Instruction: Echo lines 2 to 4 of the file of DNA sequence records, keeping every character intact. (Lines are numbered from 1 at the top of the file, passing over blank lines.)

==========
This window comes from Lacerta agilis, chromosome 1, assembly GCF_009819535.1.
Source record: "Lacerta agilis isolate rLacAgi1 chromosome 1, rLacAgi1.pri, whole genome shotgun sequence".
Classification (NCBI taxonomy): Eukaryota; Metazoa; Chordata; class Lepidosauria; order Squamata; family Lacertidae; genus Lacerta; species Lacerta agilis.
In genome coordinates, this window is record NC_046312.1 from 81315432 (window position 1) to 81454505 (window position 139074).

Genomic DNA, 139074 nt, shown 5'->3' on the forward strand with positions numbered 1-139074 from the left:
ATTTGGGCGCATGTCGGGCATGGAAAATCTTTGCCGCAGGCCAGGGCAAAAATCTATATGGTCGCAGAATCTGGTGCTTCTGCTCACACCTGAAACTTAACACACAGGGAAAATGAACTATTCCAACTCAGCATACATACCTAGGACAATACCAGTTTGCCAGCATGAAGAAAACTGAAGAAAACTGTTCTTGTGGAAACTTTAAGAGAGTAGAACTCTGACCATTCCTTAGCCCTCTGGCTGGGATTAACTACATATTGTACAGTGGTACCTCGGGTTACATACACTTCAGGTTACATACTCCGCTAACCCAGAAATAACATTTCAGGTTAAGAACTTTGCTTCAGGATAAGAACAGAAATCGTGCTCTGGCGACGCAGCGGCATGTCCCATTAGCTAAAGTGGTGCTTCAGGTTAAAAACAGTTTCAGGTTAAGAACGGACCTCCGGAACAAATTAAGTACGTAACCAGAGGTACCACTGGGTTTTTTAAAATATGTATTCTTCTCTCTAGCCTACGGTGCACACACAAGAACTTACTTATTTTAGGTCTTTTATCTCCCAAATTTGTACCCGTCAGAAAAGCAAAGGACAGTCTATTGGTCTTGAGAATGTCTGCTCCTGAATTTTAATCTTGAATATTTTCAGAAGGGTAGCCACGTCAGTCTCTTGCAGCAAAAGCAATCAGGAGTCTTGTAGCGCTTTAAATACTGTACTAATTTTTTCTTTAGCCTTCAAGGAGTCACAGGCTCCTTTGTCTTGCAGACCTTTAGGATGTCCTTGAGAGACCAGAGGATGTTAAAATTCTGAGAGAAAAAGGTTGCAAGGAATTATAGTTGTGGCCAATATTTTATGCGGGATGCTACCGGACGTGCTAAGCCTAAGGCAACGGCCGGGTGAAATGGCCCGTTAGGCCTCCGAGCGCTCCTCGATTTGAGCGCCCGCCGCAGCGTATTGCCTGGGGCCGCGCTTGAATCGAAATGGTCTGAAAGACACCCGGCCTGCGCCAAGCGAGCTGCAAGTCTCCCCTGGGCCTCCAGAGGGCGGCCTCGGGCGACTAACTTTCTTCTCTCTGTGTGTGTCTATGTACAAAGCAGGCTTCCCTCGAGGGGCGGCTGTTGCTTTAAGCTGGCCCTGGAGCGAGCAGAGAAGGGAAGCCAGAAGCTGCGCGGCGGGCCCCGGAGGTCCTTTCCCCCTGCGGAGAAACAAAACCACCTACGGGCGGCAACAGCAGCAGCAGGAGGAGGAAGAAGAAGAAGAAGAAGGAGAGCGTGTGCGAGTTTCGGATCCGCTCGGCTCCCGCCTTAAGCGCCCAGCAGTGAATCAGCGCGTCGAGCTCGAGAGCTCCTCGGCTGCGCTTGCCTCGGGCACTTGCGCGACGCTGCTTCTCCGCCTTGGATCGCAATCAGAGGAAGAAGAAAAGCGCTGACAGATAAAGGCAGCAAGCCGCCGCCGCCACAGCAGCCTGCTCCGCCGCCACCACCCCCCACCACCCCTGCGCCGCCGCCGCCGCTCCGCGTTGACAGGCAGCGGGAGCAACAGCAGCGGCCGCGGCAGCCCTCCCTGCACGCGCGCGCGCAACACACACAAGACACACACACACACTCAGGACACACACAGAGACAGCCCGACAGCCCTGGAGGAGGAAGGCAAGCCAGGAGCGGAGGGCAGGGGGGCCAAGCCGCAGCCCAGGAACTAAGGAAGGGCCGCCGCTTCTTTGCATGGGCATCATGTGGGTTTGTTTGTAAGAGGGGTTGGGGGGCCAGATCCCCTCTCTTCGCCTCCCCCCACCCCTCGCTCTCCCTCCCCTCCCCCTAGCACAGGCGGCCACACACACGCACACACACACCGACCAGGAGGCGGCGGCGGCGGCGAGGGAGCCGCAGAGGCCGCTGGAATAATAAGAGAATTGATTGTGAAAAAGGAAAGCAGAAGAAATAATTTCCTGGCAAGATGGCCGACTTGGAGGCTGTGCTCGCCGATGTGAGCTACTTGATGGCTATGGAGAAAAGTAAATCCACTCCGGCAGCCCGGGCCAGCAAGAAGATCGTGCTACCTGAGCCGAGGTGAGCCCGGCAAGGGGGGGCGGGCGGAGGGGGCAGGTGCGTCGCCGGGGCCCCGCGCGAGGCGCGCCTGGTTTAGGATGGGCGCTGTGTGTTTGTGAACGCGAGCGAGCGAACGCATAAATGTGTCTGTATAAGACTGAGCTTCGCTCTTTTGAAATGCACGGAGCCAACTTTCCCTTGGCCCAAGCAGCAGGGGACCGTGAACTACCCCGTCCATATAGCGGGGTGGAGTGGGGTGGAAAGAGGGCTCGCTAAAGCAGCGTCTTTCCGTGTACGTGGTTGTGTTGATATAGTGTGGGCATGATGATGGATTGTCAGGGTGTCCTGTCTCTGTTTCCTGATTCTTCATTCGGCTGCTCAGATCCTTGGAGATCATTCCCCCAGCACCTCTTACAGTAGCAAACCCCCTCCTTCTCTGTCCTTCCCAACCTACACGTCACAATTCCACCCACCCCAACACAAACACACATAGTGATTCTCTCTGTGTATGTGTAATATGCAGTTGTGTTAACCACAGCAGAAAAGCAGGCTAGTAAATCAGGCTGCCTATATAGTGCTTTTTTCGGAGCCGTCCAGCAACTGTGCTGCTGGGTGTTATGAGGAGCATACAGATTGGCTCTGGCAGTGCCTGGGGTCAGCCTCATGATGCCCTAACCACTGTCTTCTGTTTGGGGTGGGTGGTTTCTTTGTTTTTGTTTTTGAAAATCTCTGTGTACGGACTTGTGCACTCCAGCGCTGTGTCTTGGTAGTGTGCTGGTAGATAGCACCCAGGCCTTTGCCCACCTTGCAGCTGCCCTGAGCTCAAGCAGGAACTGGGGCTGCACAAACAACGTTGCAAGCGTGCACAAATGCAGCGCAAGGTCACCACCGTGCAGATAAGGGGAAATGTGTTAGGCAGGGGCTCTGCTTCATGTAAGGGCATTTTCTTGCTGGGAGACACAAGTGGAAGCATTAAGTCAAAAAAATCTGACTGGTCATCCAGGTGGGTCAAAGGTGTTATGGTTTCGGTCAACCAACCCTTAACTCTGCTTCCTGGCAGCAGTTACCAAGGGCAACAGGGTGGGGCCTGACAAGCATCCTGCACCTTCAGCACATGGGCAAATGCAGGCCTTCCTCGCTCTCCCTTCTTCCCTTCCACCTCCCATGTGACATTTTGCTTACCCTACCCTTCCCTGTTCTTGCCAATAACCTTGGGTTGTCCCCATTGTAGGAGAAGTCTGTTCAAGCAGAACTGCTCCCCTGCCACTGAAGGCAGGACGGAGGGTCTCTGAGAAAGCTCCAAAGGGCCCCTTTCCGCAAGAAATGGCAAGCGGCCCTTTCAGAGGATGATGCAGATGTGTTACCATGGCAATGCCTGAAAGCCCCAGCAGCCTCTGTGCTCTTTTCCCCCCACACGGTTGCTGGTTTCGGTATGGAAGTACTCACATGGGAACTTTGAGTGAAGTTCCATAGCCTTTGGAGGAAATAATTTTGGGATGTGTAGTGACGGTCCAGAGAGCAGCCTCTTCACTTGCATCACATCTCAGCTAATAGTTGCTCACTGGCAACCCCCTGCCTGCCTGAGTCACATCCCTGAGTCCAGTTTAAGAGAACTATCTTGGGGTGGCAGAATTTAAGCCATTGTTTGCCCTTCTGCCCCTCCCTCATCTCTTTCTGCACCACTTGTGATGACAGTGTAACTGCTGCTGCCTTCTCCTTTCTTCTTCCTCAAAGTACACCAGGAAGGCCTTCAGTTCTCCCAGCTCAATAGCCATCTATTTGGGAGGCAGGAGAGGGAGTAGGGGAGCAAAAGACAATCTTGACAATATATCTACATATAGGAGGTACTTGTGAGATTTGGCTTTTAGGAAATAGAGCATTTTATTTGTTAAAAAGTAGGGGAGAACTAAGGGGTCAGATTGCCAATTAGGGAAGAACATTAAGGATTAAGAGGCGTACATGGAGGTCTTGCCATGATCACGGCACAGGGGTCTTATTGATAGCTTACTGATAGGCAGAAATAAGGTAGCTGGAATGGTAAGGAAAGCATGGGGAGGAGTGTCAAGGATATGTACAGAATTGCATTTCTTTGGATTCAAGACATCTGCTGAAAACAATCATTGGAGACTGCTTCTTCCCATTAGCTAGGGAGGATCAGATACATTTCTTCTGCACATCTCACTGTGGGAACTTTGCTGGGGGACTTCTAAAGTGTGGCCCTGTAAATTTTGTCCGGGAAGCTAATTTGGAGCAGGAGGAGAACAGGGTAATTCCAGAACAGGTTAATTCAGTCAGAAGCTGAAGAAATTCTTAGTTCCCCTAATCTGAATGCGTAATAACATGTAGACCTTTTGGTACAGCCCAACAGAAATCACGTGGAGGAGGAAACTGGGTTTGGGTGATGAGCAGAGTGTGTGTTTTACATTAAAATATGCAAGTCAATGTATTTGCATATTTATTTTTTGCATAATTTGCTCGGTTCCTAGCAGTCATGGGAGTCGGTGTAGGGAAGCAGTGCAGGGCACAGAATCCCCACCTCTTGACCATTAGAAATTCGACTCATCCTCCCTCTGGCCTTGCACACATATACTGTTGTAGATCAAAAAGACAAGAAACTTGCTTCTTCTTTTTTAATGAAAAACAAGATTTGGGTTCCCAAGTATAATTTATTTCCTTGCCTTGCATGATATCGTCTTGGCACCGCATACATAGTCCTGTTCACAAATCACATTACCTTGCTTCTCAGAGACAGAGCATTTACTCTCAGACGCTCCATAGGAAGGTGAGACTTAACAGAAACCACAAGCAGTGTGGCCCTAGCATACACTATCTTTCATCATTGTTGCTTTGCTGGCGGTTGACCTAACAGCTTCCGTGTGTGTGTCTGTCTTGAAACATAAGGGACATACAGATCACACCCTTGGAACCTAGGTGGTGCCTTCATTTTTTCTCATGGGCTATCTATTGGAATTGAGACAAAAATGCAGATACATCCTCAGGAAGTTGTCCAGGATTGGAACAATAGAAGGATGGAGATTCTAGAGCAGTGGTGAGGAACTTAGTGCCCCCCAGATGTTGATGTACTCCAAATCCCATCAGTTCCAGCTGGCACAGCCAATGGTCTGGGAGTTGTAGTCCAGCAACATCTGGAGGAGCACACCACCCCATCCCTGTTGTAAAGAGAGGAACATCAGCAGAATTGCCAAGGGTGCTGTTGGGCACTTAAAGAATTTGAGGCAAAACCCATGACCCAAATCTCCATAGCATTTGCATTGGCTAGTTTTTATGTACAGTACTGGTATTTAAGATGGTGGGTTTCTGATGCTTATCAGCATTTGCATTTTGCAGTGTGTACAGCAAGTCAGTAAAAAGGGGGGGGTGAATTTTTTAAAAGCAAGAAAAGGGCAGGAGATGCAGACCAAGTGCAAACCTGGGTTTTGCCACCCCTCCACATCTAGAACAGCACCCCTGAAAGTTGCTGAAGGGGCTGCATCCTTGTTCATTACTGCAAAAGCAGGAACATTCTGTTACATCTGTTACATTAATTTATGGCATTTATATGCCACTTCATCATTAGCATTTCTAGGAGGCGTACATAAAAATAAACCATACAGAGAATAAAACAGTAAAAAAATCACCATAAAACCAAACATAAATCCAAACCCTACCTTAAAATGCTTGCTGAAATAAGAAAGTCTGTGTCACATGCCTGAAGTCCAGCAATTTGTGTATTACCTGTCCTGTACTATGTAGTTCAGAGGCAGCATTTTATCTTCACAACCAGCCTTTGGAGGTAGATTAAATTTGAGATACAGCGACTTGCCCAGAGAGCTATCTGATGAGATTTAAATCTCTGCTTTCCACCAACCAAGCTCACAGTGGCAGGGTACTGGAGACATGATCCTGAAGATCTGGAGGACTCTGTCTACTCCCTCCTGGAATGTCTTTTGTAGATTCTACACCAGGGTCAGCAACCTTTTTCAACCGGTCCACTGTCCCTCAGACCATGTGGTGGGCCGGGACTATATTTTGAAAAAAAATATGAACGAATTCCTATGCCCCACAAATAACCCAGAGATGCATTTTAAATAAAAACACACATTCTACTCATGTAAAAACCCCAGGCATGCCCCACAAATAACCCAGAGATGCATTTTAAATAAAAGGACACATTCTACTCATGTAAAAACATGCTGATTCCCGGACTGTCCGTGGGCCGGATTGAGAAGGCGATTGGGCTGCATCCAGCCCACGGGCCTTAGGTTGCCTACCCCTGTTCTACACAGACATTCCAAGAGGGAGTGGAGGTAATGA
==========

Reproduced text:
Source record: "Lacerta agilis isolate rLacAgi1 chromosome 1, rLacAgi1.pri, whole genome shotgun sequence".
Classification (NCBI taxonomy): Eukaryota; Metazoa; Chordata; class Lepidosauria; order Squamata; family Lacertidae; genus Lacerta; species Lacerta agilis.
In genome coordinates, this window is record NC_046312.1 from 81315432 (window position 1) to 81454505 (window position 139074).